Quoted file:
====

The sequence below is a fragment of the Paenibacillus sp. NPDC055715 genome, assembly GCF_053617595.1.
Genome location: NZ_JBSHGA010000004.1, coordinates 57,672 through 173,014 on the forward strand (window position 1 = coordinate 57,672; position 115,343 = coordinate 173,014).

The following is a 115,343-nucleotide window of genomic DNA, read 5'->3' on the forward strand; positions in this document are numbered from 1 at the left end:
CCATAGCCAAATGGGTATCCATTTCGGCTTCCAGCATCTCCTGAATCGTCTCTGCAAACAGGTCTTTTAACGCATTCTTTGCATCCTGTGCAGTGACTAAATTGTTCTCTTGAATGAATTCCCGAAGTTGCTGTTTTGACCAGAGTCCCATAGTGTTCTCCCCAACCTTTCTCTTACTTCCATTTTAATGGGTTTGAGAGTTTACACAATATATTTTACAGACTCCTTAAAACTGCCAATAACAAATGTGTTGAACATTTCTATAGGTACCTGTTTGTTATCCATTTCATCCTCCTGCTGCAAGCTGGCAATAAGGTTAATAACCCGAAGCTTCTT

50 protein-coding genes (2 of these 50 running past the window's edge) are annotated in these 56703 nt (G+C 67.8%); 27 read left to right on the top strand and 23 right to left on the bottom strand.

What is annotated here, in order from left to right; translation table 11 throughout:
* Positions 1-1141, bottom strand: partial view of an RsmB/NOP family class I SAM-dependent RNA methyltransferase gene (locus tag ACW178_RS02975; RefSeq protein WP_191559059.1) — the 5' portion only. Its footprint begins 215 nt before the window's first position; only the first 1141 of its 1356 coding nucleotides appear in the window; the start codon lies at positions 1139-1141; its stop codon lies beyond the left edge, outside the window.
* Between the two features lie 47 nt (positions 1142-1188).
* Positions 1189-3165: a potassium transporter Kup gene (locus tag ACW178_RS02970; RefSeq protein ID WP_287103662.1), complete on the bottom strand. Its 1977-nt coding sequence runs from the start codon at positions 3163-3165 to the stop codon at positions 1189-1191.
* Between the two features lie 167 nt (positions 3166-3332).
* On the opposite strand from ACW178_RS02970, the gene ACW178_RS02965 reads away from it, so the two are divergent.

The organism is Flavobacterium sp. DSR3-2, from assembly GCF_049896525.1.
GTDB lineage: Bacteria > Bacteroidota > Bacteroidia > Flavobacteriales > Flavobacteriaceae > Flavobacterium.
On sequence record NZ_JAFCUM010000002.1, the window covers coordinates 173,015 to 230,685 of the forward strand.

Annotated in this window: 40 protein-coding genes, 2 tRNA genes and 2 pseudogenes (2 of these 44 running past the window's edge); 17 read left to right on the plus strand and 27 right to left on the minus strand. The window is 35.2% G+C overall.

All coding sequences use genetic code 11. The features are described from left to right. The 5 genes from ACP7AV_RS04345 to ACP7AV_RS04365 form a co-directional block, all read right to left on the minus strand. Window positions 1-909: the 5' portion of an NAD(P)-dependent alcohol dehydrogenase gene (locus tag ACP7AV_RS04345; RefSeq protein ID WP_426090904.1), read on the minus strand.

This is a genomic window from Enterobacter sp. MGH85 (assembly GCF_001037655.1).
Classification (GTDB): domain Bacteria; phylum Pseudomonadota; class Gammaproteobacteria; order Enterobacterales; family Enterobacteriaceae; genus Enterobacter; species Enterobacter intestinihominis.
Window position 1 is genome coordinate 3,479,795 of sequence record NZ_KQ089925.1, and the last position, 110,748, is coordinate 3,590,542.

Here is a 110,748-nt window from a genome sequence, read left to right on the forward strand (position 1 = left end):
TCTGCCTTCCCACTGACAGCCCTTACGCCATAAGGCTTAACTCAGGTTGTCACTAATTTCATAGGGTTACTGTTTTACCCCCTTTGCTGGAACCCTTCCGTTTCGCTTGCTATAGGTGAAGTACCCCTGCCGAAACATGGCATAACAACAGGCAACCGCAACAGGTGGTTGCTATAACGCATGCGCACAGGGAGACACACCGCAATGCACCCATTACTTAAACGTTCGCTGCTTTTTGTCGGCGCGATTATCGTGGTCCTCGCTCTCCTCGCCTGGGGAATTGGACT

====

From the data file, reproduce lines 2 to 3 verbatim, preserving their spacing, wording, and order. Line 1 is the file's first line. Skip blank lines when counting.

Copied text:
Genome location: NZ_JBSHGA010000004.1, coordinates 57,672 through 173,014 on the forward strand (window position 1 = coordinate 57,672; position 115,343 = coordinate 173,014).

The following is a 115,343-nucleotide window of genomic DNA, read 5'->3' on the forward strand; positions in this document are numbered from 1 at the left end: